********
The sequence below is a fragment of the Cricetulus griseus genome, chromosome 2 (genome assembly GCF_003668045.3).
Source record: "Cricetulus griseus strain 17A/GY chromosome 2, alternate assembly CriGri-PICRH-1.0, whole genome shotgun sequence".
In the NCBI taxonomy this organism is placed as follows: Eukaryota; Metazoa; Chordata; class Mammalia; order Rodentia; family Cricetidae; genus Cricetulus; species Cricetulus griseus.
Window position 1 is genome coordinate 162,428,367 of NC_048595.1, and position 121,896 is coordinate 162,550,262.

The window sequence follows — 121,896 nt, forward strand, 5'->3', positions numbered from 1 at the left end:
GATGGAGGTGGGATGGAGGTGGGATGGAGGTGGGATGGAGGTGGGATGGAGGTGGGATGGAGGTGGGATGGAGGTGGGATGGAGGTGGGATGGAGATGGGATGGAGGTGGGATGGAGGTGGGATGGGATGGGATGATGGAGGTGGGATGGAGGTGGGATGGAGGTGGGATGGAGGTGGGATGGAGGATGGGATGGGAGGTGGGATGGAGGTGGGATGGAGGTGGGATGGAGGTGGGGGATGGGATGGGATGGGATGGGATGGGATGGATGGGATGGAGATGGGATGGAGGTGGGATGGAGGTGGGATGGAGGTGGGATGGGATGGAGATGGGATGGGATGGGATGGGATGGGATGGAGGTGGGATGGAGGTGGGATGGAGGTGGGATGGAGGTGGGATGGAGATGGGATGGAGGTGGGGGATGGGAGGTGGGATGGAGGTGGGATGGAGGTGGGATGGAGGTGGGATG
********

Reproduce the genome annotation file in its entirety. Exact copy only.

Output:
The sequence below is a fragment of the Cricetulus griseus genome, chromosome 2 (genome assembly GCF_003668045.3).
Source record: "Cricetulus griseus strain 17A/GY chromosome 2, alternate assembly CriGri-PICRH-1.0, whole genome shotgun sequence".
In the NCBI taxonomy this organism is placed as follows: Eukaryota; Metazoa; Chordata; class Mammalia; order Rodentia; family Cricetidae; genus Cricetulus; species Cricetulus griseus.
Window position 1 is genome coordinate 162,428,367 of NC_048595.1, and position 121,896 is coordinate 162,550,262.

The window sequence follows — 121,896 nt, forward strand, 5'->3', positions numbered from 1 at the left end:
GATGGAGGTGGGATGGAGGTGGGATGGAGGTGGGATGGAGGTGGGATGGAGGTGGGATGGAGGTGGGATGGAGGTGGGATGGAGGTGGGATGGAGATGGGATGGAGGTGGGATGGAGGTGGGATGGGATGGGATGATGGAGGTGGGATGGAGGTGGGATGGAGGTGGGATGGAGGTGGGATGGAGGATGGGATGGGAGGTGGGATGGAGGTGGGATGGAGGTGGGATGGAGGTGGGGGATGGGATGGGATGGGATGGGATGGGATGGATGGGATGGAGATGGGATGGAGGTGGGATGGAGGTGGGATGGAGGTGGGATGGGATGGAGATGGGATGGGATGGGATGGGATGGGATGGAGGTGGGATGGAGGTGGGATGGAGGTGGGATGGAGGTGGGATGGAGATGGGATGGAGGTGGGGGATGGGAGGTGGGATGGAGGTGGGATGGAGGTGGGATGGAGGTGGGATG